The following is a letter to Jay Wegman at NYU Skirball Center from Engagement Arts in Belgium in response to their November 2018 Jan Fabre Programming.
Press: New York Times
Dear Mr. Wegman,
As the Senior Director of NYC’s home for cutting-edge performance and discourse, we urge you to initiate a public discussion about the ethics of Jan Fabre’s work practices and Mount Olympus.
Specifically, we feel that presenting Jan Fabre’s work is a form of complicity with his practices. If you do not support sexual harassment, bullying and denigration of performers, and underpaid or unpaid work hours, then we feel that you are responsible for addressing the publicly available testimonies rather than presenting the work without comment.
According to the New York Times article from September 23rd, “The Skirball Center said that it was aware of the allegations [against Fabre] but that it had no comment.” Given your other current programming and agendas (i.e. the Marx festival, Angela Davis’ speaking engagement, a claim to be NYU’s largest classroom), it is hard to understand the absence of discussion around the working conditions and practices in the Troubleyn company. These are burning issues in the work and the world at large right now. We would like to see that information and dialogue made readily available and more prominent on your website, as well as available to the audience on performance day.
We find the presentation and organization of materials that you provide on the PrepSchool page insufficient and problematic. The three essays and program notes you do offer are each penned by a white man and are featured on the page. They celebrate and glorify Fabre’s work, while only much farther down the page there is mention of the wetoo and metoo allegations against Fabre. This presentation evidences an ongoing power dynamic that will not change until it is forced into dialogue. The Lehmann essay cites Fabre’s “violation of taboo” as a necessity in the creation of tragedy, uses Aristotle to justify the work as “beyond morality,” and mentions the humiliations that Troubleyn’s “warriors of beauty” go through onstage, all as naturalized matters of fact, not problematized in the least. Van Den Dries’ essay depicts the senseless obscenity of Fabre’s approach to greek tragedy. There is so far no critical link made between the work itself as an aesthetic experience and the underlying problems of its creation. You are perfectly poised to bring these urgent points into a public and transparent discussion of the profound interrelation between ethics and aesthetics. There are plenty of people in your immediate artistic and academic community who could be gathered for such a discussion.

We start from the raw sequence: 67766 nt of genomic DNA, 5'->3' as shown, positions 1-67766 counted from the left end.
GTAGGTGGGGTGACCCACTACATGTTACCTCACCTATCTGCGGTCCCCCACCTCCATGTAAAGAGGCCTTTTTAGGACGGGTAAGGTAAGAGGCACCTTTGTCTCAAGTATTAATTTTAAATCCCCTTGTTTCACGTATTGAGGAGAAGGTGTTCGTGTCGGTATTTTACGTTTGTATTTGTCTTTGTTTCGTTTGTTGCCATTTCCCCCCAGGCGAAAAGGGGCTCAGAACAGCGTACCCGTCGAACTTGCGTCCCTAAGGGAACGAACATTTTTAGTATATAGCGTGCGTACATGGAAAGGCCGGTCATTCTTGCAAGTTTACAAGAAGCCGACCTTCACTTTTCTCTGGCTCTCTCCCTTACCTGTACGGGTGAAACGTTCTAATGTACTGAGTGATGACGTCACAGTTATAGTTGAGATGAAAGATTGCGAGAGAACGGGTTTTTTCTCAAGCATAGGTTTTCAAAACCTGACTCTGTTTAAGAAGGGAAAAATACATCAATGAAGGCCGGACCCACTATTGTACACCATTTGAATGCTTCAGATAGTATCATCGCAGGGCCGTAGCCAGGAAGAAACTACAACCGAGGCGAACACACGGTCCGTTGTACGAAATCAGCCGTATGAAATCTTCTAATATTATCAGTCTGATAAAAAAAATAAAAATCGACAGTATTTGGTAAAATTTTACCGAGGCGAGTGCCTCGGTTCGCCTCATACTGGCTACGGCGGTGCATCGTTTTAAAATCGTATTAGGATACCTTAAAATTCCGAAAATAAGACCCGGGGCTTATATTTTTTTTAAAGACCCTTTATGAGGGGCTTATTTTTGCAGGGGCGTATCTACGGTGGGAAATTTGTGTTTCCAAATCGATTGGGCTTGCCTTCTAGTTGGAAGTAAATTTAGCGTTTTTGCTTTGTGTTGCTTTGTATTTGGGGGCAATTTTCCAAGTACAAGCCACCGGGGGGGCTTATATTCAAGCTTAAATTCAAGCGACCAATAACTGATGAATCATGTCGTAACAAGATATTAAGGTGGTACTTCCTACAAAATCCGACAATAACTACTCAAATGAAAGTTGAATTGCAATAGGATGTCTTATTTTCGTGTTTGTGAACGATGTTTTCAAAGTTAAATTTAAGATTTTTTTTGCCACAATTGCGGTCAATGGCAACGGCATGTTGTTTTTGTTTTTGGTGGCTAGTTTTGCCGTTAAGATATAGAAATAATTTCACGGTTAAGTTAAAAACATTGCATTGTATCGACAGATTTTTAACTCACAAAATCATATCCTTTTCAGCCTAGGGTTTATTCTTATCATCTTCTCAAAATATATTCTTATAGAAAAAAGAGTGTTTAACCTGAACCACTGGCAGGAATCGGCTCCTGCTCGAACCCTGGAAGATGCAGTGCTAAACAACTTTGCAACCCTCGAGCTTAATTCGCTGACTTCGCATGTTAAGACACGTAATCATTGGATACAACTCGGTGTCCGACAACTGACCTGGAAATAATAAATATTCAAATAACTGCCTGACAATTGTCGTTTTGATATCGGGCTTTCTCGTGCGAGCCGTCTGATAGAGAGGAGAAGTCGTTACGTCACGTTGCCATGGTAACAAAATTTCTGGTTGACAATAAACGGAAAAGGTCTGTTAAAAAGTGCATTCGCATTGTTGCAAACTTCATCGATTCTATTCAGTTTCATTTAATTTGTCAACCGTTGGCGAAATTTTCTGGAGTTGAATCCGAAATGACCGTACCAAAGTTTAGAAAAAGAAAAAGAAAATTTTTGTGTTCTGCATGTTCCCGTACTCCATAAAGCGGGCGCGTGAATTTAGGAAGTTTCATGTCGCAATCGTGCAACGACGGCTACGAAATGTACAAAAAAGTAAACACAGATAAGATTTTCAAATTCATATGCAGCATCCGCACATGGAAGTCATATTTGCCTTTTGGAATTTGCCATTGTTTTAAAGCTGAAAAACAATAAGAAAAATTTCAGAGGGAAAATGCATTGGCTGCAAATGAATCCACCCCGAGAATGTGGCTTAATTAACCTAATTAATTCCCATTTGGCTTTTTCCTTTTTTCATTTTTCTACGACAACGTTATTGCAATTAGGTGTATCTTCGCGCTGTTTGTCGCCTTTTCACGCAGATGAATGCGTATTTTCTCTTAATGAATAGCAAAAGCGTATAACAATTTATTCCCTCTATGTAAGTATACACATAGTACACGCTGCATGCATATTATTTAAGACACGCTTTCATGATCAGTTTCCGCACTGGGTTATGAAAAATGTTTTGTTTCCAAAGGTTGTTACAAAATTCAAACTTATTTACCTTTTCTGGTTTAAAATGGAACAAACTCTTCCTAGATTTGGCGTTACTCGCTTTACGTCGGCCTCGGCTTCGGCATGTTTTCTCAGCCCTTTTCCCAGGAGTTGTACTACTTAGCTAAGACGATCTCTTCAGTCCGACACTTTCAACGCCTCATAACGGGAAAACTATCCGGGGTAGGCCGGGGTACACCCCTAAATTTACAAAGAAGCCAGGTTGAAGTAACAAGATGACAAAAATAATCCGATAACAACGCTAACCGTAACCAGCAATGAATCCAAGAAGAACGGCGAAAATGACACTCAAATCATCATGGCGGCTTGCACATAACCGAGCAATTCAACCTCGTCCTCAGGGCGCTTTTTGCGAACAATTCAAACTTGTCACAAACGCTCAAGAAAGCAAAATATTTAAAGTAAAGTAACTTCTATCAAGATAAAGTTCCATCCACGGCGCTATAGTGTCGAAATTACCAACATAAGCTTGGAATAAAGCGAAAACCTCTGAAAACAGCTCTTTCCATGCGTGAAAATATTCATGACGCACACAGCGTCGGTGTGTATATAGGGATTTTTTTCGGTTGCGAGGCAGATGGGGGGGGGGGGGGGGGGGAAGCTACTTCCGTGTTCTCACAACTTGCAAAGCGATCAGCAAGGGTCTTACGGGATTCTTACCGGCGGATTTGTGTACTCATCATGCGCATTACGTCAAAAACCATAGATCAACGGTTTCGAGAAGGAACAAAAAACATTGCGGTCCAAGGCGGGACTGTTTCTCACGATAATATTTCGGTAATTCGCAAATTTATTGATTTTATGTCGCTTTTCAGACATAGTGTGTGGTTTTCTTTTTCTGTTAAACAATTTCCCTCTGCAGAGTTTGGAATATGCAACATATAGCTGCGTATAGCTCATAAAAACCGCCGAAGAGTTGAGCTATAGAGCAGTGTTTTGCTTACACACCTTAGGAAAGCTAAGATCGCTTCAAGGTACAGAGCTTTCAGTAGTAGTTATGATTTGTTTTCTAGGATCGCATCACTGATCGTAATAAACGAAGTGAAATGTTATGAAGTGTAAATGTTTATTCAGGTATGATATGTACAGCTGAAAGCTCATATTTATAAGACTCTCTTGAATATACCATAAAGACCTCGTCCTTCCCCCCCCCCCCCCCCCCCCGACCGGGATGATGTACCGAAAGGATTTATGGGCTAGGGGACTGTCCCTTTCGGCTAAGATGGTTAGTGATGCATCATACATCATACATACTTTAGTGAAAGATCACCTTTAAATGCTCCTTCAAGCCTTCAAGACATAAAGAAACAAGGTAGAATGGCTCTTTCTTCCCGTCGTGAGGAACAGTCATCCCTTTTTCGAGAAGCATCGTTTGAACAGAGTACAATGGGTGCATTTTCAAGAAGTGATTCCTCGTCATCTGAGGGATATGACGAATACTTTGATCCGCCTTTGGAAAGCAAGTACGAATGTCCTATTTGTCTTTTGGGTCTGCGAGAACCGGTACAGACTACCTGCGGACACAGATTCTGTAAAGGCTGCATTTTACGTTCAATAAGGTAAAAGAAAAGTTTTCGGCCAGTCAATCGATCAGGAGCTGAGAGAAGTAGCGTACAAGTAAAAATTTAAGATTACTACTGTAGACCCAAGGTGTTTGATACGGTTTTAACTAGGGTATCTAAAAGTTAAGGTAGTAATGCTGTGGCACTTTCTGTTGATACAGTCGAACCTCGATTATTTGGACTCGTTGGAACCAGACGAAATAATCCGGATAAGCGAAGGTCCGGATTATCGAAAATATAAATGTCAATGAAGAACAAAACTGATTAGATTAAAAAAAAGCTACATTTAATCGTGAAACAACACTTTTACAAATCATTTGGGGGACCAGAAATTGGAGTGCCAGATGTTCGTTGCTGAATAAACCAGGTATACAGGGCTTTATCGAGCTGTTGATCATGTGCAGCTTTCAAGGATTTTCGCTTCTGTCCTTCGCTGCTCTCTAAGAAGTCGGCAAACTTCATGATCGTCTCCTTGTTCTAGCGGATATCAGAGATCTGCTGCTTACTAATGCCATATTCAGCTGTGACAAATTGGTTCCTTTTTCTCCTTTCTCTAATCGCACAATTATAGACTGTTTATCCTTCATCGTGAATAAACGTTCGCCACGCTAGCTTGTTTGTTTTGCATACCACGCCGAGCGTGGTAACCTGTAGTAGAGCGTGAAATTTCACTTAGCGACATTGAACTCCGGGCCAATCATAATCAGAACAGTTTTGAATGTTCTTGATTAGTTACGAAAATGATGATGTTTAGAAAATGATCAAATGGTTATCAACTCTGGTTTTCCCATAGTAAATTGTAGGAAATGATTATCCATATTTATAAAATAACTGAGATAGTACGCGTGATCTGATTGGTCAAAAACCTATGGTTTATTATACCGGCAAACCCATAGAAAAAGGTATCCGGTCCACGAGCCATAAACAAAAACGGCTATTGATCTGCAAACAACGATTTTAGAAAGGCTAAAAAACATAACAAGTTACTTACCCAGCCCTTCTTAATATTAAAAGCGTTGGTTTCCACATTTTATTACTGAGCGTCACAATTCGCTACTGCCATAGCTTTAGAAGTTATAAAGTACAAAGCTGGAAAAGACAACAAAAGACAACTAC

We hope that your dictum to present “adventurous, unorthodox, and pioneering artists” is not an alibi for glossing over unsavory realities. Because your stated mission is “to present work that inspires yet frustrates, confirms yet confounds, entertains yet upends,” and to “embrace renegade artists, academics, and thought-leaders who are courageous,” we expect you to act with courage by confronting the politics of this work. As a programmer, silence is your privilege, but breaking it is your responsibility. That way, you don’t just program cutting edge work, you do cutting edge work.
Your community needs to know why you have made this programming choice and why you are presenting it in this context. We urge you to take a stance.
We remain most sincere, and as always, available for communication and dialogue,
New York based Dance Community
Whistle While You Work